Sudden onset of refusal to eat on waking after a nightmare in a 6-year-old girl.
Zaccagnino M, et al
J Dev Behav Pediatr. 2012 Feb;33(2):184-6.
CASE:: Bridgette is a 6-year-old girl, who presented with sudden onset of refusal to eat or drink. The only precipitating event was a nightmare the previous night. She described a dream in which her mother and maternal aunt, dressed as witches, and father and maternal uncle, appearing as bats, wanted to kill her by making her eat and drink from a cauldron. Bridgette stated, “I can’t eat anymore, I’m afraid of dying.” Bridgette’s eating pattern and behavior were described as previously normal. Motor, social, and language milestones were also normal. Her parents reported that she occasionally refused nonpreferred foods, and they believed that her food intake had decreased at age 4 years. She was a full-term infant without perinatal problems and breast fed until 8 months. Her medical history was significant for strabismus surgery, before 6 months. Her mental health history revealed mildly depressed mood and irritability related to teasing at school after her strabismus surgery. Her parents described her as “always looking for attention.” Her teachers reported that she had normal intelligence and described her behavior as shy, slightly withdrawn, and distrustful. Social history revealed an only child of married parents without marital or work-related problems. Bridgette went to her maternal grandmother’s home after school and during school holidays.Her parents pleaded with her to eat, but she refused. She was evaluated at urgent care where her physical examination was described as normal. Her body mass index was above the 97th percentile (3 SD above the mean). The parents were described as fearful and despairing. Laboratory tests included a complete blood count with differential, an electroencephalogram, and a computed tomography scan, all of which were normal. Intravenous fluids were administered on the day of presentation and the following day. She continued to refuse to eat or drink, and after 2 days, she was hospitalized for nasogastric tube feeding.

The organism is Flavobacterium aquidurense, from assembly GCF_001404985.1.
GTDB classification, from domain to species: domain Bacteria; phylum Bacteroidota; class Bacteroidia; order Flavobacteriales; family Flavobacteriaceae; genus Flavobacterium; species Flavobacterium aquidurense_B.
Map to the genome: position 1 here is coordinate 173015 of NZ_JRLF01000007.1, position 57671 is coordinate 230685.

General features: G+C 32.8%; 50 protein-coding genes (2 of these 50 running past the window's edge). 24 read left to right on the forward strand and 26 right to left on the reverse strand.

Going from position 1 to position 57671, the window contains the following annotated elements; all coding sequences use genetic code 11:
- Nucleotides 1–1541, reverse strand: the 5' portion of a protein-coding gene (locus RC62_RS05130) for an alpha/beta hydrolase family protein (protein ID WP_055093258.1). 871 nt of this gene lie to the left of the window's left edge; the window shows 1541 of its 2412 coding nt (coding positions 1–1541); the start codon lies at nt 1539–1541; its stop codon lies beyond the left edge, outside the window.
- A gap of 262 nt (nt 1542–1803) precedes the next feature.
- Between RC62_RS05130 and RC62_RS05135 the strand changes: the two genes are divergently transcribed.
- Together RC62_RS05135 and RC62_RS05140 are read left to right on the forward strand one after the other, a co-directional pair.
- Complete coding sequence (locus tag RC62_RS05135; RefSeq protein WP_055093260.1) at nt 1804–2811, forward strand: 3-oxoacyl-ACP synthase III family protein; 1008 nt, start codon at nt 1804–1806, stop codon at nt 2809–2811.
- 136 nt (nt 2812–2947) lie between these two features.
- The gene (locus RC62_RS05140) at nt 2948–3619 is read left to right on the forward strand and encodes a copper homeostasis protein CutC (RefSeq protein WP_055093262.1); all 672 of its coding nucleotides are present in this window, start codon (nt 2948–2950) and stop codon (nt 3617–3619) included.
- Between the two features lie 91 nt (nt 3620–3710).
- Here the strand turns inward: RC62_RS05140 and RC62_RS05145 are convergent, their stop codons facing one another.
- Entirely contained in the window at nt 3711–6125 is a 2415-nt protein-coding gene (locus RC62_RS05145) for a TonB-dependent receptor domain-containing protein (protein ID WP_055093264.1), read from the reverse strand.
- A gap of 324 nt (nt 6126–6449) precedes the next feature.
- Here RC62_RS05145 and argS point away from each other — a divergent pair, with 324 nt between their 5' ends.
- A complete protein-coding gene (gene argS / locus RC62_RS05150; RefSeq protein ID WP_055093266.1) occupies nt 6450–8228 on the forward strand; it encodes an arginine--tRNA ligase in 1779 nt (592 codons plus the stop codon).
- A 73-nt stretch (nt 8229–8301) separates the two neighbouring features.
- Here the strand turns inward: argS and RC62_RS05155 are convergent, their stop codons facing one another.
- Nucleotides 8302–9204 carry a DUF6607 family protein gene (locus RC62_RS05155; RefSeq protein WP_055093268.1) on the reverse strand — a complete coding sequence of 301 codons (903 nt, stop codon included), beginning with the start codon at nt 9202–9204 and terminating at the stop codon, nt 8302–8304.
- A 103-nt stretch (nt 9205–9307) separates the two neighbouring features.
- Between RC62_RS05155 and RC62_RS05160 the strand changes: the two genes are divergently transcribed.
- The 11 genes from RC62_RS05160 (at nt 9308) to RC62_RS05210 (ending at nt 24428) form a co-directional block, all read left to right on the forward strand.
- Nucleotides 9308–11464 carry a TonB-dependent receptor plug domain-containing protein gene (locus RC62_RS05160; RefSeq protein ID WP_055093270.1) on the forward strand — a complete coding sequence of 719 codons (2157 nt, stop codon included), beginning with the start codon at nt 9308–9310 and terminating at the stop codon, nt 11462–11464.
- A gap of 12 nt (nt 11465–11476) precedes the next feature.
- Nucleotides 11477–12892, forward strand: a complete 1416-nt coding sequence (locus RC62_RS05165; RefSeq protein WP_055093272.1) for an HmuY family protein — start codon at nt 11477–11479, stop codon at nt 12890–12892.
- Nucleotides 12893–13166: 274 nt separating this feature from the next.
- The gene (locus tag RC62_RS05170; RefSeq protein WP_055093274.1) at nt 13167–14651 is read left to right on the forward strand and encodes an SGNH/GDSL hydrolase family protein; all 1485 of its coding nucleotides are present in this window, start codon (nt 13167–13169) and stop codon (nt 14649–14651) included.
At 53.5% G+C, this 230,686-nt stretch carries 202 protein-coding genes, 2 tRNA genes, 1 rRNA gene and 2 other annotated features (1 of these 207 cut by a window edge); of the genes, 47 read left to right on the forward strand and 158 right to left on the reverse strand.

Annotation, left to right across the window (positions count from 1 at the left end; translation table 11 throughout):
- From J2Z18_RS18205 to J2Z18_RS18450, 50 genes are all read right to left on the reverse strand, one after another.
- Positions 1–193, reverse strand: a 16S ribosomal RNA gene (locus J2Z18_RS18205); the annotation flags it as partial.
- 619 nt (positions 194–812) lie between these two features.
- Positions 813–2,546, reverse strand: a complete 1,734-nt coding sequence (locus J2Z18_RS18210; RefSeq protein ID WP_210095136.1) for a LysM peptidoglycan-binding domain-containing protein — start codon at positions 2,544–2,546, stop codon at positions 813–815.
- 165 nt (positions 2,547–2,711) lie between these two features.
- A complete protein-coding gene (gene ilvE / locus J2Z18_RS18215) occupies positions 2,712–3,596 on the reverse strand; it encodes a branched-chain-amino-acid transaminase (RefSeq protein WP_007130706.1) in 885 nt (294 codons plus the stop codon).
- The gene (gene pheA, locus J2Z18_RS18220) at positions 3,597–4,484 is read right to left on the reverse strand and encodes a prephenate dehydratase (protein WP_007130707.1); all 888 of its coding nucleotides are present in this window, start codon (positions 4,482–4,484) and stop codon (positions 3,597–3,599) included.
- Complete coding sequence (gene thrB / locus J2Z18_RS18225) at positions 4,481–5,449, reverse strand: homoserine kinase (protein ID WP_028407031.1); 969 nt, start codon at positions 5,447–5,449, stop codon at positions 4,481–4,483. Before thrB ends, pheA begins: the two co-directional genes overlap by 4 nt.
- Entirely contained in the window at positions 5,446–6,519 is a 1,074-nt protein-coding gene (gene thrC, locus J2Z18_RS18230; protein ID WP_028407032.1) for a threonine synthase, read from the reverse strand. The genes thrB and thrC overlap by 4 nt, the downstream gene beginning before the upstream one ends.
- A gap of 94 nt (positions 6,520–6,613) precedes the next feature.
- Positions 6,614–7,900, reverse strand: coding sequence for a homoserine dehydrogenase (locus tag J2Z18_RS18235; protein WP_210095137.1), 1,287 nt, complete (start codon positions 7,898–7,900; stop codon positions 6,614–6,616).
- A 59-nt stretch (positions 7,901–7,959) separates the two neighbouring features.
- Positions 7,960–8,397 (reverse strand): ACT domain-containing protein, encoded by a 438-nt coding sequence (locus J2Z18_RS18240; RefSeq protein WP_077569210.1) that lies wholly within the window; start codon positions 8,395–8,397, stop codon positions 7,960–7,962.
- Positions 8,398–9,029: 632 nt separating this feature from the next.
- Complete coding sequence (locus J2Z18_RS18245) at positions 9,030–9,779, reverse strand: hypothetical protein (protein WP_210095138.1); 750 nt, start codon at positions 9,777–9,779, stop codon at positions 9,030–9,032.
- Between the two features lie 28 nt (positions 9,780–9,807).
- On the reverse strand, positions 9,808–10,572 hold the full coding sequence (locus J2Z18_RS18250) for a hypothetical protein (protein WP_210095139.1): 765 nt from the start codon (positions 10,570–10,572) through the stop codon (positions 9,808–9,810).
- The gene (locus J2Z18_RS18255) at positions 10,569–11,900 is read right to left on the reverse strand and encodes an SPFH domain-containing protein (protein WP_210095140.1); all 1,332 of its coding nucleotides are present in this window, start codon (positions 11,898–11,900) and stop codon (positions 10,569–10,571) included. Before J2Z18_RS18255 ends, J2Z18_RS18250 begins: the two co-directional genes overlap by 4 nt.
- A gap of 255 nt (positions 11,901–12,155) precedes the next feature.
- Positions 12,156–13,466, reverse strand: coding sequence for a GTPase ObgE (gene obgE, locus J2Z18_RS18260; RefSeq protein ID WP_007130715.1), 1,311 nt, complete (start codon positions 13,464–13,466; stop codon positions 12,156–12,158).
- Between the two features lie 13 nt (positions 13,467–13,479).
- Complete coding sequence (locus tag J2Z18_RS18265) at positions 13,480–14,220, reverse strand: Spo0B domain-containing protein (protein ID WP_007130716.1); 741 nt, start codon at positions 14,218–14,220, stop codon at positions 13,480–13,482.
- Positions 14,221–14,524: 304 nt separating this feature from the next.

Source : Department of Neuropsychiatry, University of Brescia, Brescia, Italy; †Department of Pediatrics, University of California, San Diego and Rady Children’s Hospital, San Diego, CA; ‡Department of Psychiatry, Harvard Medical School, Boston, MA.
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